If it's a low-hour machine, and you're buying from a dealer - YES
If it's a private sale - NO WAY i would buy sight-unseen

I own a short bed 3500HD Chevy. Would the machine fit in the back to haul it home?
The tractor itself - it should.... X754 is around 75" long and 55" wideb.
You'd have to remove the mowing deck and slide in it along side, vertically against the side wall of the truck bed - if there is room. The tractors weigh in at 1000lbs by itself. Mowing deck another 150lbs. If the tires are loaded, you could have another 150lbs on top.
Going up a set of ramps onto the truck, your tailgate will have to handle that concentrated load.. when the front wheels are on the tailgate, and rear wheels on the ramp - almost the full weight will be on the tailgate at that moment....
If your short bed is too short, you will have weight hanging on the tailgate.....
 

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Diesel burns less fuel (nearly 15% more energy per gallon than gasoline), plus diesel engines run more efficient... so net gain is close to 25-30% fuel economy....
Diesel engines are all around more rugged and able to run many hours while working hard the whole time. They are built for that purpose. Whereas gas engines are built for light-weight etc... which some believe makes them less rugged.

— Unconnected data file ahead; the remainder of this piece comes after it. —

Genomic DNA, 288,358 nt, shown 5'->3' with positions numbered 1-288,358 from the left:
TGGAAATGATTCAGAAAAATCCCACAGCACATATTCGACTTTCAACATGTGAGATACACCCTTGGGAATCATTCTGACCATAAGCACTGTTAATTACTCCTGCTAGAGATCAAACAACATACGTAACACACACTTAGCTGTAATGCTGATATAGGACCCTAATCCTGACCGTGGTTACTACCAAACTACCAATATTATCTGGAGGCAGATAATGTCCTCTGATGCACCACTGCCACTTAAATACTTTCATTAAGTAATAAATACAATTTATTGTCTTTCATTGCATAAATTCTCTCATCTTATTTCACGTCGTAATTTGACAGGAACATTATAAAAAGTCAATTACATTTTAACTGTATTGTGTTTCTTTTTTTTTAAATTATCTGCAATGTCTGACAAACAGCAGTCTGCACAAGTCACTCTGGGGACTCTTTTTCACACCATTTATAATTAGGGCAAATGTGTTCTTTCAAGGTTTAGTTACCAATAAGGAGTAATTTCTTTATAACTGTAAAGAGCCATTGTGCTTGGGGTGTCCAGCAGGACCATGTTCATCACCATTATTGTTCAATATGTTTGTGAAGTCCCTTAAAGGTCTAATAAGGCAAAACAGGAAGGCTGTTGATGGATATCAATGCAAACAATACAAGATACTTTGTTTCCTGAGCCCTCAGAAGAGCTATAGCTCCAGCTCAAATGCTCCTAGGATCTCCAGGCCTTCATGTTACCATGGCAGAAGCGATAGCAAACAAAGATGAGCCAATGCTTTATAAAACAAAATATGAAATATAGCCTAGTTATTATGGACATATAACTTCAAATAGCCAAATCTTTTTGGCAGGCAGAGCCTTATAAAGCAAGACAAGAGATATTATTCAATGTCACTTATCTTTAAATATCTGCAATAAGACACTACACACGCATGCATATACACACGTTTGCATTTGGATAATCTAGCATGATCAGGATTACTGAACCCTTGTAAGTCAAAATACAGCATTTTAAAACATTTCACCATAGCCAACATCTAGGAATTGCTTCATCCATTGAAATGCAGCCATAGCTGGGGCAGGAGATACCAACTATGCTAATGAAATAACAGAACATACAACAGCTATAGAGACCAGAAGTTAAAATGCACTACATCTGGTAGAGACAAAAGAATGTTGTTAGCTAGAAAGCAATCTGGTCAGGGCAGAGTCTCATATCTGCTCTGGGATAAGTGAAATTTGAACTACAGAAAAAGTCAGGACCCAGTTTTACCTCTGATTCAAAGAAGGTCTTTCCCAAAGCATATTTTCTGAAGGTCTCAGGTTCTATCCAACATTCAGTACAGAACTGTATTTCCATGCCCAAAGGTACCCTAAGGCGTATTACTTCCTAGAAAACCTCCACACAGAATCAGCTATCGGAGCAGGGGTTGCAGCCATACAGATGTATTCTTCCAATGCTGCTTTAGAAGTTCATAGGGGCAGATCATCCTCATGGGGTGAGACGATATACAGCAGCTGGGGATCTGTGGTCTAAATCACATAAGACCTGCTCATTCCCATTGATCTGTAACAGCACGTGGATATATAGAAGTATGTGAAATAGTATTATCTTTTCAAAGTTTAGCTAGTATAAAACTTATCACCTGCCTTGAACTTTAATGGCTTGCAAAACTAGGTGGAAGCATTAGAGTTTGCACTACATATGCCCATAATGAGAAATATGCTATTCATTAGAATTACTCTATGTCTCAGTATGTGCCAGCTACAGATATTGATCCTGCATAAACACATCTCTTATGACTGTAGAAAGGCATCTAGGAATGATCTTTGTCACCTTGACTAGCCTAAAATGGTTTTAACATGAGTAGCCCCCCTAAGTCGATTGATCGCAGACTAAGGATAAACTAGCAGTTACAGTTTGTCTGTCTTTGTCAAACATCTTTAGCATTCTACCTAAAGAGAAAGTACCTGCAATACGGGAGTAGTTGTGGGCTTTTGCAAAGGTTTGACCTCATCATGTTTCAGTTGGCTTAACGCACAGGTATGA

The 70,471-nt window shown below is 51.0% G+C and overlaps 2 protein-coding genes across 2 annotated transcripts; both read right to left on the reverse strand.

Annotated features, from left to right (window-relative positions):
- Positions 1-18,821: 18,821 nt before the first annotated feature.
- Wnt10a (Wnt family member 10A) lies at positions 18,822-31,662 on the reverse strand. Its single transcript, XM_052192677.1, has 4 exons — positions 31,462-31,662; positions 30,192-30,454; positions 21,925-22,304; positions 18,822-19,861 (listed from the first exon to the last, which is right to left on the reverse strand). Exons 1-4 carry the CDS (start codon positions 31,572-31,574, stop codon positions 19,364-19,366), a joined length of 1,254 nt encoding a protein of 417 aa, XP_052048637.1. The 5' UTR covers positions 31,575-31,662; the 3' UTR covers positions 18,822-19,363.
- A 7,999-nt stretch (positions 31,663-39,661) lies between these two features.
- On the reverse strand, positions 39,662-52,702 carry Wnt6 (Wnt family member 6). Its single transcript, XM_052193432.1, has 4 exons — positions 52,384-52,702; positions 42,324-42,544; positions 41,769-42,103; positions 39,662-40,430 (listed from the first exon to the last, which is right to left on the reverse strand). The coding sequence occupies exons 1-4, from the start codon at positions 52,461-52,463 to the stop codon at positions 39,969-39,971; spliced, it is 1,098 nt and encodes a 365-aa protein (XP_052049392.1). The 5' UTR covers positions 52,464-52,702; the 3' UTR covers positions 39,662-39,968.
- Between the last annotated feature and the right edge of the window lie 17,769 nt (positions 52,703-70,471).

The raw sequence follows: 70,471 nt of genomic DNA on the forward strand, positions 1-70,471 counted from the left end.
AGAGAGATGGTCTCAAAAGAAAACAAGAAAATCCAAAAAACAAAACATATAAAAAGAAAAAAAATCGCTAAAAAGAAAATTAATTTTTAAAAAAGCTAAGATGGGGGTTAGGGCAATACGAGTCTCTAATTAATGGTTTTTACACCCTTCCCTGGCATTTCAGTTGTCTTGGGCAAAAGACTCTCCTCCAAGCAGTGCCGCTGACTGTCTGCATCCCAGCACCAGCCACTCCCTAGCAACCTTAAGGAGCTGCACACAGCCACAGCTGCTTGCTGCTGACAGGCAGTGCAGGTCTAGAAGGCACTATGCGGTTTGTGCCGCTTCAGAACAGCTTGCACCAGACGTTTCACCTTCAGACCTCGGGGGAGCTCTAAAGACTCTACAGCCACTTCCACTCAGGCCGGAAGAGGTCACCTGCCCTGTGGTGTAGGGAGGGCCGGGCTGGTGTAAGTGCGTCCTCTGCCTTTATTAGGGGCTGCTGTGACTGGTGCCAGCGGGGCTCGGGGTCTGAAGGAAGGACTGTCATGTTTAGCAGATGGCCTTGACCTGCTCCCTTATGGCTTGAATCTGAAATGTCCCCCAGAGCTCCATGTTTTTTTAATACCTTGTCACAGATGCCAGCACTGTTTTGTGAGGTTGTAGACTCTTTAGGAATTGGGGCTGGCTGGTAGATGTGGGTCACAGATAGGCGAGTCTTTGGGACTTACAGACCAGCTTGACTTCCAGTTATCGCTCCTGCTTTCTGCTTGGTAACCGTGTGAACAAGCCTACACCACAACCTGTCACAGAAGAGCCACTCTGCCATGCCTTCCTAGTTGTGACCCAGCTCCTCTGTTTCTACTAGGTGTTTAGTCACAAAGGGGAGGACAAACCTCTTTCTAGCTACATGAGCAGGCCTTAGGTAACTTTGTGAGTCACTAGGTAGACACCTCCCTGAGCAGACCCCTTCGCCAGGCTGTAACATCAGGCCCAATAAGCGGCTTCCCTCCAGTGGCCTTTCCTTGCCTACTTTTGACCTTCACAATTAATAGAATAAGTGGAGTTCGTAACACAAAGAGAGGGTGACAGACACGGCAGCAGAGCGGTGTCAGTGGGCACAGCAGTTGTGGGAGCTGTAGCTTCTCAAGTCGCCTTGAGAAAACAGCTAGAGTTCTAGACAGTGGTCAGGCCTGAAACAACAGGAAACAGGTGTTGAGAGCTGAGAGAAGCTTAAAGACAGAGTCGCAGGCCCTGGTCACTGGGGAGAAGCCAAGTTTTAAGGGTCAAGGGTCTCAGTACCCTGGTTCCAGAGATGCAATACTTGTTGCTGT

Gas (with EFI) has more convenience in terms of startup, and cold temperature stability... and the fuel is cleaner -gas will dry off quickly if you spill it in on your nice garage floor.... diesel is an oil. It will dry off as well, but takes much longer, and will stain concrete.
Diesel is a bit safer in terms of flash point and risk related to sparks and accidental ignition.

Having said all that - I personally would never buy a heavy-duty tractor (like the 7xx series) in anything other than diesel.
For 3 acres you want a 62" deck... unless you like tons of seat time. 4wd is only required if you have slopes, or want to do FEL work in the future etc. I have a 455AWS (few generatios back from the x754), and my son plows snow with it (4-5 driveways) up in canada... Rubber chains only and he can do average hills....steep hills are a problem... on flat terrain he wouldnt even need the chains (HDAP tires).
AWS is neat but if I was buying it again, I would not choose AWS to be honest. More mechanical parts to maintain, and feels a bit "loose" when trying to go in nice straight lines for the striped mowing look...
Couldn't agree more.

I had a 445 (Gas - EFI) with 60" deck and 47 Blower. It was a wonderful setup, but would bog down in heavy/wet snow and tall grass

I now have a 455 (Diesel) with the same 60" deck and 47 blower. It just laughs, belches a small amount of black exhaust and keeps going. It never bogs down and the cut (blower AND mower) is never affected.

Nothing against the gas EFI, but it's a night and day difference for me. Anything utilizing a shaft-driven implement I would strongly suggest a diesel.